REALITY: The oil and auto company financed study behind the headlines is unreliable. Most of the issues raised resulted from the testing design rather than actual E15 fuel.
The testing conducted by the Coordinating Research Council (CRC) neither captures nor represents the reality of the U.S. car market. More than 80% of the miles driven in the United States are on cars that are less than 10 years old, yet 7 of the 15 cars tested were past their “product useful life” of 10 years. Only one car was a late model year – a 2009 Honda Accord. It should not be surprising that a 1996 Toyota Camry, 5 years past its useful life, with a Kelley Blue Book value of $3,750, did not perform well under stringent testing conditions.
The test did not use the 15% ethanol blend (E15) that new standards call for. Instead, they used Aggressive E20. The word “aggressive” means the addition of sulfuric acid and hydrochloric acid to the fuel mix (ph of 2.8). Needless to say, standard car parts were never built to withstand acid in the fuel. Moreover, ethanol in water is a slight base; hence any resulting corrosion does not resemble corrosion due to acid exposure. (Note: Off-the shelf E10 that was NOT “aggressive” was used for the control test.)
Water in the fuel is a strong abrasive. The water content of their Aggressive E20 blend was raised to the top of the legal limit. Commercially sold ethanol has about half of that water content.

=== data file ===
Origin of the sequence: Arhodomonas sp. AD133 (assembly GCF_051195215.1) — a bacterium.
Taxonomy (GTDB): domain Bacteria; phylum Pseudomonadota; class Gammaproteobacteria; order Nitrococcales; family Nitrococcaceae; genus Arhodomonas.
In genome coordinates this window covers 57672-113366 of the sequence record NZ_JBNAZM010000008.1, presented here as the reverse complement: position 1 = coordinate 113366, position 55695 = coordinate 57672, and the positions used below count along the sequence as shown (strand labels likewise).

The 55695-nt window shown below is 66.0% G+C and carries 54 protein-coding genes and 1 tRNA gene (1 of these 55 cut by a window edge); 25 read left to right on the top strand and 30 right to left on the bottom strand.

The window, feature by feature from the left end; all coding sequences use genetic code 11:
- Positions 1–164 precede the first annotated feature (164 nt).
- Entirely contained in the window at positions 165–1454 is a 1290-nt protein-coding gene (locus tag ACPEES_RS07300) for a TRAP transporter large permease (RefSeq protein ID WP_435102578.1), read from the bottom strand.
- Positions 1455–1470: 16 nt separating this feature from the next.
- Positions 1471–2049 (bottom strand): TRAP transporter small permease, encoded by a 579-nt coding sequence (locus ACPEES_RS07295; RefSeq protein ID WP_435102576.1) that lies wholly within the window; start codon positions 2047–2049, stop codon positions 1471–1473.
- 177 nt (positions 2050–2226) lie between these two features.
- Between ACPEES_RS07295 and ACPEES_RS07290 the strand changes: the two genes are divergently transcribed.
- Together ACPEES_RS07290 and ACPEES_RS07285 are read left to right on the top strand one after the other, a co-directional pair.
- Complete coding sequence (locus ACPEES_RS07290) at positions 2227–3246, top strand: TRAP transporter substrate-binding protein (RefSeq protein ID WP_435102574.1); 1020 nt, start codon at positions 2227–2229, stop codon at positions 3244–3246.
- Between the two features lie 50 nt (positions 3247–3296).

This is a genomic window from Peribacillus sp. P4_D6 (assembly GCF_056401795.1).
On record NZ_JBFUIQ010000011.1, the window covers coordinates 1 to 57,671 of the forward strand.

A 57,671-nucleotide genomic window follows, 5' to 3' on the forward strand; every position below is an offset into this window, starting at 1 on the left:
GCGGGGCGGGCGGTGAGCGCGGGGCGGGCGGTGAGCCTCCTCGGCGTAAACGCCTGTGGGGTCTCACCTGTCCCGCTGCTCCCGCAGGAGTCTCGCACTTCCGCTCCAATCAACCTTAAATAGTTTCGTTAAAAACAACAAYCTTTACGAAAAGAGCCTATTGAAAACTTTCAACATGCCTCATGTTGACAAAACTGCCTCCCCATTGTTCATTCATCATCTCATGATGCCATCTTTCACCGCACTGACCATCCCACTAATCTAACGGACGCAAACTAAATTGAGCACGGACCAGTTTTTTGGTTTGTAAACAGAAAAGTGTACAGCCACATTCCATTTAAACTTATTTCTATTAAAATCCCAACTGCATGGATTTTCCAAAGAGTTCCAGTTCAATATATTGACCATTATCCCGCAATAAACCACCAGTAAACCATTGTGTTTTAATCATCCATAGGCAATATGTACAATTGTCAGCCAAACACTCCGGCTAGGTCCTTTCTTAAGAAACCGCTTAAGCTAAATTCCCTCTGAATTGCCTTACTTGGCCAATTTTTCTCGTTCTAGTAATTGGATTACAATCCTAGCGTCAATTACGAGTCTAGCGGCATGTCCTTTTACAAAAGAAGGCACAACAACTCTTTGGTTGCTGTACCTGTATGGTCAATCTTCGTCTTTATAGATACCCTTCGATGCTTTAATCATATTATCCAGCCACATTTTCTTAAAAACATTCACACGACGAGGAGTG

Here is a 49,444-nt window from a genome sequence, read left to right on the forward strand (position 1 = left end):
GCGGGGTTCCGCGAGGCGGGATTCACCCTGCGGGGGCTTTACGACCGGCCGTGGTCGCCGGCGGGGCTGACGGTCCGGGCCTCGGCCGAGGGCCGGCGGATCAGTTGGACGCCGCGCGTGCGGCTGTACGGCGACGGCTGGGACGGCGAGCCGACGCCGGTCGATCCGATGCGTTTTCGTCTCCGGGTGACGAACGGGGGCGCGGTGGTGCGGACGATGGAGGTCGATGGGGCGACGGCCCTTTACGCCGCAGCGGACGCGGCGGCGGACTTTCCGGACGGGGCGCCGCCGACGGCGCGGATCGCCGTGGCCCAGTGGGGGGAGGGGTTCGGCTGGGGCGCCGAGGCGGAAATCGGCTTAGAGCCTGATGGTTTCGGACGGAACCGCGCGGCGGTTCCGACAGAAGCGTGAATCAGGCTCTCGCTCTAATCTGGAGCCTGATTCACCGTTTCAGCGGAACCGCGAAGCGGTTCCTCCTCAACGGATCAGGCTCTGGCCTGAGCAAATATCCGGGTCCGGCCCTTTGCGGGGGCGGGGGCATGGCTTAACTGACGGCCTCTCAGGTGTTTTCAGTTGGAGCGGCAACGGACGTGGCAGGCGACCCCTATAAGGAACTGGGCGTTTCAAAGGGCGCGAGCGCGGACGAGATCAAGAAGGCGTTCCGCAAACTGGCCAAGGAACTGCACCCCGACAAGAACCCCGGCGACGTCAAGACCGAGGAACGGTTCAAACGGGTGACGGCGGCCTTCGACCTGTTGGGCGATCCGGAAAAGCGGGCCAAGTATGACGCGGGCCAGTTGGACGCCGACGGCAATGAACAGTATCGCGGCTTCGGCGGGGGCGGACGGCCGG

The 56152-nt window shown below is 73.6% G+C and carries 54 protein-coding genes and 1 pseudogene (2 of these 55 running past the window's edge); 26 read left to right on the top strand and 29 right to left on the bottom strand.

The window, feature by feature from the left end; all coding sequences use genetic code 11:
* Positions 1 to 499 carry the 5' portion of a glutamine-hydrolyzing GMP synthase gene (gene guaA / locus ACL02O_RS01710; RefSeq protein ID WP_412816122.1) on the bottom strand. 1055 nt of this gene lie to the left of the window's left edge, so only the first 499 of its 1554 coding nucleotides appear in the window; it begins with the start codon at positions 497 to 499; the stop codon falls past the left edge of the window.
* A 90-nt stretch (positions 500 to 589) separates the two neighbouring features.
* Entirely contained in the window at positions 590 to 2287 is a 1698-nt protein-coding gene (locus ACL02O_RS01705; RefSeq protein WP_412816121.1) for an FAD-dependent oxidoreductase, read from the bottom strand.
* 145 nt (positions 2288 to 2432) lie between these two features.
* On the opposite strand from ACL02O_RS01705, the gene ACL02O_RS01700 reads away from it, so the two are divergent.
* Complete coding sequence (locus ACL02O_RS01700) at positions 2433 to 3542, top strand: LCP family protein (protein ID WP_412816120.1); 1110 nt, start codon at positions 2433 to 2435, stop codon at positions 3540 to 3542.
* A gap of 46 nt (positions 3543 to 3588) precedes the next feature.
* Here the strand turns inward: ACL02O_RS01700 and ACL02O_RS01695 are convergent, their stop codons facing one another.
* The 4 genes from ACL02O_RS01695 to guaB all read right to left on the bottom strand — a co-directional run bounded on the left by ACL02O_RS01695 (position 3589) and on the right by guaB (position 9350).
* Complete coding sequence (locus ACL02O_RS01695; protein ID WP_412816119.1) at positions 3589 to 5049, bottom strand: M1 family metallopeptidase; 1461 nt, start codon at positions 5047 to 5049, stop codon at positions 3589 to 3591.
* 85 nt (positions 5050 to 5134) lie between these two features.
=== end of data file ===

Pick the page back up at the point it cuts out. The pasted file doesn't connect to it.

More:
The study specifies that: “The project oversight panel specified the aromatic level of the base gasoline (prior to ethanol blending) to approximately 40% volume.” In other words, per the request of non-scientist auto and oil representatives, CRC increased the percentage of octane-enhancing aromatics in the fuel to 40% – 10% more than the normal fuel aromatics content of 30%. This change, in turn, enabled CRC to use 80-octane fuel, which has less tolerance for water, despite the fact that the minimum sold in the U.S. is 84-octane. Running the test on 80-octane fuel caused the water they added to the fuel to become an even stronger abrasive.
Although Fuel Freedom Foundation is not in favor of a fuel mandate or one particular replacement fuel, in this case ethanol, we firmly believe that change and choice will only come when oil companies no longer have the power to tamper with and manipulate information that is necessary in a fair evaluation of any and ALL replacement fuel options.+